Reading aloud combines the skills of reading and speaking—and, in a communal setting, listening—and is common practice for L1 Japanese and Chinese learners. The practice carries over to L2 learners of the languages, too, though ACTFL proficiency guidelines and performance descriptors do not specifically mention it.3 For example, the teacher’s guide to Tobira, an intermediate-level Japanese textbook, specifically encourages approaching reading passages in the classroom by having students “as much as possible read aloud (ondoku) in pairs, groups, or the entire class” as part of a comprehensive strategy to improve reading proficiency.4 L1 readers in elementary school are expected to begin by voicing one character at a time, gradually shifting to the word and phrase level as proficiency increases.5 As instructors of L2 Japanese and Chinese languages, we observe learners develop reading skills in a similar manner, beginning with the voicing of individual characters or syllables and increasing in length and complexity over time. We have observed that increased exposure to reading materials in reading groups, where we use materials as or significantly more complex than in the classroom, assists students in reading in a more natural cadence.

Facilitators can lead reading groups with little effort and still reap big rewards. We each dedicate one hour per week to our reading groups, which we count toward our university’s service requirements. Our groups are flexible and ad hoc, with each group session tailored to meet the needs and goals of participants. For example, sometimes more advanced-level participants will want to try summarizing what they have read in the target language; others at the beginner or low-intermediate level may focus on pronunciation, simply reading the pinyin or kana and letting peers help with more difficult content. There is also flexibility in the selection of texts, depending on group needs and interests (e.g., fiction, nonfiction, media). Aside from selecting the readings and organizing meeting times and locations, the groups require little additional preparation and are thus possible for us to convene in addition to a full teaching load.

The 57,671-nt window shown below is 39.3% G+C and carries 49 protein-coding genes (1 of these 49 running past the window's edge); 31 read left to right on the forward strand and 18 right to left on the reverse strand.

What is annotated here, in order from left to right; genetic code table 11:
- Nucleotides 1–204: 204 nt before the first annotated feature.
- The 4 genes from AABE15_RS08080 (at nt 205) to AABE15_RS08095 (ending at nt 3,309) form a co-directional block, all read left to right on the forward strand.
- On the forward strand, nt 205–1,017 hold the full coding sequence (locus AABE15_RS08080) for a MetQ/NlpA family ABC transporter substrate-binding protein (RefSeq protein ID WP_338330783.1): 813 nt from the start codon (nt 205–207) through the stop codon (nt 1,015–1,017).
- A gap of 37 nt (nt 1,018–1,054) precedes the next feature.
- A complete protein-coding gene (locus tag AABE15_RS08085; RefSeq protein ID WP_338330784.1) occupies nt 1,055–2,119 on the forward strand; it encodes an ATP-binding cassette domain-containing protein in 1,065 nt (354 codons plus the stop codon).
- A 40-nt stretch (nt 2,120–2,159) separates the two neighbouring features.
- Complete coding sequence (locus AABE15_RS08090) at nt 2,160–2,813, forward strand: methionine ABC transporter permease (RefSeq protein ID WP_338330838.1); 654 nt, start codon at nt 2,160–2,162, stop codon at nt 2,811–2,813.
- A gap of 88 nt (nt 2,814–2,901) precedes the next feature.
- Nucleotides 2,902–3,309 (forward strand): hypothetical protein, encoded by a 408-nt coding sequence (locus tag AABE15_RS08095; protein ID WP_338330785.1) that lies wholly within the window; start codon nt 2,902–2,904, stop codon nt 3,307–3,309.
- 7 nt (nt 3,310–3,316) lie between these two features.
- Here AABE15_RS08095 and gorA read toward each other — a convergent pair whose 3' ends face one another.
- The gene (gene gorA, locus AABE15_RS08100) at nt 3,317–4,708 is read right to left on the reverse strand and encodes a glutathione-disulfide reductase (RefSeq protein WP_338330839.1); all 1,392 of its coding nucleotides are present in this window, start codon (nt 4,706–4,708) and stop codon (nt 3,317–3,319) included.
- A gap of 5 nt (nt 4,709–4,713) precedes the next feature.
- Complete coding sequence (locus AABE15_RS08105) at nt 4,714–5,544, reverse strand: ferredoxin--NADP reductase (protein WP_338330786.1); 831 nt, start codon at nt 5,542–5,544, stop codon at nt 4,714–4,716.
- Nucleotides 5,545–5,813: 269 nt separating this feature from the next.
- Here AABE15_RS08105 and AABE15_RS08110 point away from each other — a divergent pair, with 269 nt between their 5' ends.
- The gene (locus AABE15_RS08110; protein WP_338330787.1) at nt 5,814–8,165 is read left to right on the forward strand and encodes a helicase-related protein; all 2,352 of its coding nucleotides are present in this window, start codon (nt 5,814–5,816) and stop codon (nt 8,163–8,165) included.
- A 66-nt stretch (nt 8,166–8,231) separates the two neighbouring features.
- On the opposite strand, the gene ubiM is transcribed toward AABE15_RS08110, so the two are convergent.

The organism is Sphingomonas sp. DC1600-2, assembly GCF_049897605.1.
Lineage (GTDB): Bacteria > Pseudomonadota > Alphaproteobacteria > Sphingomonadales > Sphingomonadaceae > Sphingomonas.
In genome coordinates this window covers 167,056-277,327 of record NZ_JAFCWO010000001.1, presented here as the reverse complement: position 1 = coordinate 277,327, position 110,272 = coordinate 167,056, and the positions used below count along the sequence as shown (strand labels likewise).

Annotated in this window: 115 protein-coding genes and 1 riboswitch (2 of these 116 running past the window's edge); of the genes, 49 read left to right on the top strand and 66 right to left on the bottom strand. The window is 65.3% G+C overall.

The loose structure makes quantifying proficiency gains nearly impossible—both for facilitators and for learners—and yet participants return week after week, attesting to their own perceived value in assembling to read. While some participants make it clear that they attend primarily for the purpose of improving reading skills, others recognize the value of belonging to a group of like-minded people from whom they can learn. Our choice of textual materials also feeds into the aspirations of the language-learner, as evidenced by a participant’s excitement: “I am able to read an actual book in the language that I’m learning.” Anecdotal and observational evidence quite clearly shows us that increased exposure to target-language materials, a communal approach to challenging reading, and the laidback atmosphere make learning fun and fulfilling for our participants.


Intermediate Chinese learners shared two common frustrations. First, small enrollment numbers meant a lack of classes in advanced Chinese, which signaled an end of formal study and the potential that hard-fought gains in proficiency would be lost. Secondly, they lamented that reading Chinese is hard—a sentiment tacitly shared by students at all levels—and felt overwhelmed by available resources and unsure how to improve their reading comprehension. These factors depleted students’ confidence that they would ever achieve proficiency in Chinese. This lack of confidence often manifested in poor classroom performance.